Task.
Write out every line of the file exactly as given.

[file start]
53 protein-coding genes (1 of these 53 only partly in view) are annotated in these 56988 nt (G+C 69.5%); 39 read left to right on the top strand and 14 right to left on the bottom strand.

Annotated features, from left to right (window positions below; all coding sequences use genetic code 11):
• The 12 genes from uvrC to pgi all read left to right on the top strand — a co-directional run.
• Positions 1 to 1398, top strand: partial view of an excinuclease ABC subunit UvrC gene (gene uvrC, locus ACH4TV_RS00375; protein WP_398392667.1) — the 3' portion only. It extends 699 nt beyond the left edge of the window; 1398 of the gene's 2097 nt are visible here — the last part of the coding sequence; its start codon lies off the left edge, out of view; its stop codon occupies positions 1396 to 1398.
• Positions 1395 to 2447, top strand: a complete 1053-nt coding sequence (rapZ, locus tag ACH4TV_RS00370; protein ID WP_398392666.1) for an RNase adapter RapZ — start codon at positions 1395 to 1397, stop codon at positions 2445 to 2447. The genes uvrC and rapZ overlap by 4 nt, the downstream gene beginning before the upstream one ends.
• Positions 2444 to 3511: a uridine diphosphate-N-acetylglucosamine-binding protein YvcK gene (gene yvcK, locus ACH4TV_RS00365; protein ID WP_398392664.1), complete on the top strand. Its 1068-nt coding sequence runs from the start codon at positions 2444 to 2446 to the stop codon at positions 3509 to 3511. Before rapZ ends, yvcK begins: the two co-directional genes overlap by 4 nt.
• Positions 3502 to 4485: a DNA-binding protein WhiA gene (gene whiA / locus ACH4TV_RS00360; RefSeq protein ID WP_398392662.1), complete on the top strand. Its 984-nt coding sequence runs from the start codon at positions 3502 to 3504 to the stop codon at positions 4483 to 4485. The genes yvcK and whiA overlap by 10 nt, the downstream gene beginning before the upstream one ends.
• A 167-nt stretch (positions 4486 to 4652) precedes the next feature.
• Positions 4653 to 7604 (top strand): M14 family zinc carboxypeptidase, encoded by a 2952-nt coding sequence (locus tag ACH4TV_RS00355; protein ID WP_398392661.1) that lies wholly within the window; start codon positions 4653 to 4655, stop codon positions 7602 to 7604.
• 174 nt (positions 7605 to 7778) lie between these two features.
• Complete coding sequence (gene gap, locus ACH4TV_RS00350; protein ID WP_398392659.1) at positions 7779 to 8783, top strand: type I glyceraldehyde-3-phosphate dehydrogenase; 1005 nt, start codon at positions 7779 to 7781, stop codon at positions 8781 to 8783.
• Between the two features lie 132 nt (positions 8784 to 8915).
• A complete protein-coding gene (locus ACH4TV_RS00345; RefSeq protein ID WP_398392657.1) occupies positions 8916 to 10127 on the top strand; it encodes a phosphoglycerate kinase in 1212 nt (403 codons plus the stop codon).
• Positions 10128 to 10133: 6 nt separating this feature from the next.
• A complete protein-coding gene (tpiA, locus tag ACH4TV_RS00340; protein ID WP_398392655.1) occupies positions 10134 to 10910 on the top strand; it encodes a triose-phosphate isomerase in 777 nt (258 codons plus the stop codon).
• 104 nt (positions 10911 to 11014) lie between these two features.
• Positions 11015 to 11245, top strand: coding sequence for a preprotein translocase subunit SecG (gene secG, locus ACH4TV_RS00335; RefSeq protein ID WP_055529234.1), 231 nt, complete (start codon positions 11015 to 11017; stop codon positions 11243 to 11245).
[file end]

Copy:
53 protein-coding genes (1 of these 53 only partly in view) are annotated in these 56988 nt (G+C 69.5%); 39 read left to right on the top strand and 14 right to left on the bottom strand.

Annotated features, from left to right (window positions below; all coding sequences use genetic code 11):
• The 12 genes from uvrC to pgi all read left to right on the top strand — a co-directional run.
• Positions 1 to 1398, top strand: partial view of an excinuclease ABC subunit UvrC gene (gene uvrC, locus ACH4TV_RS00375; protein WP_398392667.1) — the 3' portion only. It extends 699 nt beyond the left edge of the window; 1398 of the gene's 2097 nt are visible here — the last part of the coding sequence; its start codon lies off the left edge, out of view; its stop codon occupies positions 1396 to 1398.
• Positions 1395 to 2447, top strand: a complete 1053-nt coding sequence (rapZ, locus tag ACH4TV_RS00370; protein ID WP_398392666.1) for an RNase adapter RapZ — start codon at positions 1395 to 1397, stop codon at positions 2445 to 2447. The genes uvrC and rapZ overlap by 4 nt, the downstream gene beginning before the upstream one ends.
• Positions 2444 to 3511: a uridine diphosphate-N-acetylglucosamine-binding protein YvcK gene (gene yvcK, locus ACH4TV_RS00365; protein ID WP_398392664.1), complete on the top strand. Its 1068-nt coding sequence runs from the start codon at positions 2444 to 2446 to the stop codon at positions 3509 to 3511. Before rapZ ends, yvcK begins: the two co-directional genes overlap by 4 nt.
• Positions 3502 to 4485: a DNA-binding protein WhiA gene (gene whiA / locus ACH4TV_RS00360; RefSeq protein ID WP_398392662.1), complete on the top strand. Its 984-nt coding sequence runs from the start codon at positions 3502 to 3504 to the stop codon at positions 4483 to 4485. The genes yvcK and whiA overlap by 10 nt, the downstream gene beginning before the upstream one ends.
• A 167-nt stretch (positions 4486 to 4652) precedes the next feature.
• Positions 4653 to 7604 (top strand): M14 family zinc carboxypeptidase, encoded by a 2952-nt coding sequence (locus tag ACH4TV_RS00355; protein ID WP_398392661.1) that lies wholly within the window; start codon positions 4653 to 4655, stop codon positions 7602 to 7604.
• 174 nt (positions 7605 to 7778) lie between these two features.
• Complete coding sequence (gene gap, locus ACH4TV_RS00350; protein ID WP_398392659.1) at positions 7779 to 8783, top strand: type I glyceraldehyde-3-phosphate dehydrogenase; 1005 nt, start codon at positions 7779 to 7781, stop codon at positions 8781 to 8783.
• Between the two features lie 132 nt (positions 8784 to 8915).
• A complete protein-coding gene (locus ACH4TV_RS00345; RefSeq protein ID WP_398392657.1) occupies positions 8916 to 10127 on the top strand; it encodes a phosphoglycerate kinase in 1212 nt (403 codons plus the stop codon).
• Positions 10128 to 10133: 6 nt separating this feature from the next.
• A complete protein-coding gene (tpiA, locus tag ACH4TV_RS00340; protein ID WP_398392655.1) occupies positions 10134 to 10910 on the top strand; it encodes a triose-phosphate isomerase in 777 nt (258 codons plus the stop codon).
• 104 nt (positions 10911 to 11014) lie between these two features.
• Positions 11015 to 11245, top strand: coding sequence for a preprotein translocase subunit SecG (gene secG, locus ACH4TV_RS00335; RefSeq protein ID WP_055529234.1), 231 nt, complete (start codon positions 11015 to 11017; stop codon positions 11243 to 11245).